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Japan

Japan/日本

Region: East Asia

Area: 377 944 km²

Capital: Tokyo

Major cities: Yokohama, Osaka, Kyoto, Nagasaki, Nagoya, Okinawa, Tokyo

Climate: Climate varies greatly from isle to isle. Classical climate of temperate latitudes with hot summer and snowy winter on the Isle of Hokkaido; subtropical, characterized by the period of “plum rains” on the Isles of Kyushu (the northern part of the isle), Honshu, Shikoku; monsoonal type of climate on the isles of Ryukyu, Okinawa

Languages spoken: Japanese

Religion: Buddhism and Shintoism/Shinto

Local time: GMT +9

Calling code: +81

Currency: Yen

Credit cards: Visa, American Express, Mastercard

Visa: not required for citizens of Germany, Ireland, and the UK  for a stay up to 180 days; required for citizens of CIS countries. For more details visit http://www.learn4good.com/travel/japan_visa.htm

Transport: air, railway, mobile, and water transport

International airports (cities): Tokyo, Nagoya, Osaka, Fukuoka

Photos by Yelena Bzhola

Japan was among the last to enter the sphere of medical tourism. The country’s Ministry of Economy plans to establish the organization in the near future which would aid in promoting medical tourism in this land of sushi and technical wonders. This project will be financed by both state and private structures. Top-priority objective is entering the markets of the neighbouring China and Russia, as well as Middle East due to its close proximity and numerous population. Special attention will be afforded to translator and interpreter training to support medical tourists in the clinics of Japan.

Japan aims at capturing the palm of victory in medical tourism, leaving Singapore and Thailand behind. The government is not disconcerted even by the fact that the cost of medical services in Japan is considerably higher than its Asian rivals. The plans of building international medical industry in the country also include the development eco-technologies.

At present hundreds of overseas tourists are already coming to Japan for undergoing complex diagnostics. Priority fields of medical tourism in Japan also include the diseases of the digestive tract, regenerative medicine, oncology, and cardiology. 

Japan has excellent possibilities in the field of medical tourism. It provides the most advanced medical technologies and equipment, as well as solid health resort base. Another good news for those choosing Japan as their treatment destination is a special medical visa granted to overseas patients from all over the world. This document is provided for half-a-year term and allows for several entries in the country.

Recommended time for treatment: March to April, October to December.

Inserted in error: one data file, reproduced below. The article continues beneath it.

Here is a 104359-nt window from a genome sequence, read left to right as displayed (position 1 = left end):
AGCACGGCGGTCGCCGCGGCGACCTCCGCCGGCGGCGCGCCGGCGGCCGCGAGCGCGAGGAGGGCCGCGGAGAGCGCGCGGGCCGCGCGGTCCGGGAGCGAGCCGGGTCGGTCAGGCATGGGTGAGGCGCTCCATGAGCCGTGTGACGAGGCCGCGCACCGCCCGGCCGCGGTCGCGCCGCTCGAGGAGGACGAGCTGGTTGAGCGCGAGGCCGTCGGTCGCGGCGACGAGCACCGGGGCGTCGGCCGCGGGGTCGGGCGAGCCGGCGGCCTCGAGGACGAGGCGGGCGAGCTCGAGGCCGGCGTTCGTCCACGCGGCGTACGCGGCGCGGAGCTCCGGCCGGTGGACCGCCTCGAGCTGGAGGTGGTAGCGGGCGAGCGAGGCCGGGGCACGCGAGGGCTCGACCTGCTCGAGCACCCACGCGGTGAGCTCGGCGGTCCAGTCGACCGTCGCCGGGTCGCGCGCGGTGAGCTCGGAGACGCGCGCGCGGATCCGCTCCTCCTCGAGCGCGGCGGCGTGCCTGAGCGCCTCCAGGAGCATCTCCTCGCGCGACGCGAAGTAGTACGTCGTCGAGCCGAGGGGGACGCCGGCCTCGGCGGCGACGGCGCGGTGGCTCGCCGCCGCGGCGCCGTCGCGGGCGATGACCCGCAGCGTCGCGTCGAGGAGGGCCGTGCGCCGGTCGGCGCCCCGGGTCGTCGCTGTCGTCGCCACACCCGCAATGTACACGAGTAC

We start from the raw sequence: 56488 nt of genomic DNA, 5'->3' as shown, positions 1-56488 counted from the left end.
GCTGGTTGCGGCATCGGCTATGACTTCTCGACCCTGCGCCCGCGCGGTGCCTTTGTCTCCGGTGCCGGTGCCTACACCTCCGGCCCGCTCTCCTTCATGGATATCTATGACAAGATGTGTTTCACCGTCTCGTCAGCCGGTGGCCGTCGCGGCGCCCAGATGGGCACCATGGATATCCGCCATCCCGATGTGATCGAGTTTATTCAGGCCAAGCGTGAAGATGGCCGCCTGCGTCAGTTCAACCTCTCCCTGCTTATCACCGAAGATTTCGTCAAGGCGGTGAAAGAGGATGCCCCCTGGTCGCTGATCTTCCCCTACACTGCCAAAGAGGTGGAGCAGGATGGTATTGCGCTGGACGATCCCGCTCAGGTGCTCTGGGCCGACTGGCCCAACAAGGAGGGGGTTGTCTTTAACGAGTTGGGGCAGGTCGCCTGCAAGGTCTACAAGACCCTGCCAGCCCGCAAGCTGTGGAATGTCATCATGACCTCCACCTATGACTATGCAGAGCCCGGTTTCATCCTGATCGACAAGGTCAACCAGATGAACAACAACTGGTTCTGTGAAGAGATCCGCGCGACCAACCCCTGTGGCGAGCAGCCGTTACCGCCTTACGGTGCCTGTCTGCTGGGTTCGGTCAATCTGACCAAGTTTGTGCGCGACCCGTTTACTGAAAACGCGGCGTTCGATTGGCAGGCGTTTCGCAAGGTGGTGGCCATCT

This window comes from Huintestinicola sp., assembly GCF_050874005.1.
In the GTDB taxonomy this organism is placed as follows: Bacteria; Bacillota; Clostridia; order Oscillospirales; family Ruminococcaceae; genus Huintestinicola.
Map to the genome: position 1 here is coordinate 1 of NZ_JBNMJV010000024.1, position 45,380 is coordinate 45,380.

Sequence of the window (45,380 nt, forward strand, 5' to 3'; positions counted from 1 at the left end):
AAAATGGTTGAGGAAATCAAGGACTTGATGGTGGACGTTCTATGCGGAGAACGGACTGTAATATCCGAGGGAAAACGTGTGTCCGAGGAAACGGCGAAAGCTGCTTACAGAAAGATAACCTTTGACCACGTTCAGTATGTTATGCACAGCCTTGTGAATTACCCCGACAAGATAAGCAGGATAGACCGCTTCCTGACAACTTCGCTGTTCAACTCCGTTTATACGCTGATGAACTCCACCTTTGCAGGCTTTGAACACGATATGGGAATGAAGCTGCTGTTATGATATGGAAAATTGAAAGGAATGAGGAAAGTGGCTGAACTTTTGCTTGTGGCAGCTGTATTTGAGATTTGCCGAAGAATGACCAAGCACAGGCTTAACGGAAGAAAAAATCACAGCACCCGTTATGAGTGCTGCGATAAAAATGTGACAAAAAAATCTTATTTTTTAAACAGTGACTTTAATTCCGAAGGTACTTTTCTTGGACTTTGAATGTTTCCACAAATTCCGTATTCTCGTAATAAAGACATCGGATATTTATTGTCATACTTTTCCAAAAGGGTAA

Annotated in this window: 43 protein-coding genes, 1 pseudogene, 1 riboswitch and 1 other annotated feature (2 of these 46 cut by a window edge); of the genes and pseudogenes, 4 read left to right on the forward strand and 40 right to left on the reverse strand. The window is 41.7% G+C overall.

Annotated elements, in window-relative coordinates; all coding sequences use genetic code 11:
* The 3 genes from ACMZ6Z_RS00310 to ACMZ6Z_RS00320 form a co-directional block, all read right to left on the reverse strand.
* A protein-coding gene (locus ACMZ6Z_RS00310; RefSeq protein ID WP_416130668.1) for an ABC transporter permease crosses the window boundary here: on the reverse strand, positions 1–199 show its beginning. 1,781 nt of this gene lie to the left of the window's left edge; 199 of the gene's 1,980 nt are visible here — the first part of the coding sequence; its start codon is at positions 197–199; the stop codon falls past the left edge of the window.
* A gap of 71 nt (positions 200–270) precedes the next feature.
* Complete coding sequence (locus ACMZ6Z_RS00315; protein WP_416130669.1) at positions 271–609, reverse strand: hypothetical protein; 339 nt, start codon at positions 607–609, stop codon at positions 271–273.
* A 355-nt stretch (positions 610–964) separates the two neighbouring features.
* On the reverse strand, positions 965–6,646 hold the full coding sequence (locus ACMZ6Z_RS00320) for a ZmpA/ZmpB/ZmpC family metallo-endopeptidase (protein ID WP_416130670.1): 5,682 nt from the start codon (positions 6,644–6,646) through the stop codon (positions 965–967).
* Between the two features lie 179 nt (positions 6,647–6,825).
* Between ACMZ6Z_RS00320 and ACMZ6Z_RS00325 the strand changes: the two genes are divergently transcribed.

Onsen thermal springs are the most vivid recovery experience in Japan. There are about 2300 of them in the country (64 of them are considered unique and draw together multiple balneological complexes in their area). The water of each of these springs is rich in mineral salts and varying by its chemical composition. Japanese balneologists (experts on medicinal springs) have distinguished 9 basic types of mineral waters enabling the doctors to treat a wide spectre of diseases. Thermal spring water is effective in relieving muscle pains and is good for treating arthrites, arthroses, other joint problems, and musculoskeletal disorders. It also greatly speeds up the rehabilitation process after surgeries.

Japanese people venerate and lovingly preserve their traditions, which holds true for service provision in the country’s treatment and recovery centres. For example, the root of Japanese horseradish “wasabi” has not only  gastronomy use in this country. Till recent times it has been used exclusively for food; but after its therapeutic properties have been proven, wasabi was included in the list of ingredients for spa procedures. Wasabi contains potassium, С-vitamin, and a whole range of phytochemical elements, enriches tissue cells with oxygen, improves blood circulation, and slows down the aging processes. In the list of services of many spa saloons wasabi procedures are intended for men, but women also can avail of them as a perfect remedy for cellulite problems.

Another traditional therapeutic and preventive procedure is Japanese bath “Ofuro” (Furo). This procedure is characterised by alternating baths in special tubs ‘furako’, with fixed temperature supported in each of the tubs. Warm and hot water with added healing leaves and petals of calendula, green tea, chamomile, mint, and melissa helps cure the ailments and regain lightness in the body. Japanese bath improves the work of cardio-vascular system and kidney, relieves rheumatic aches, and is a good prevention for colds.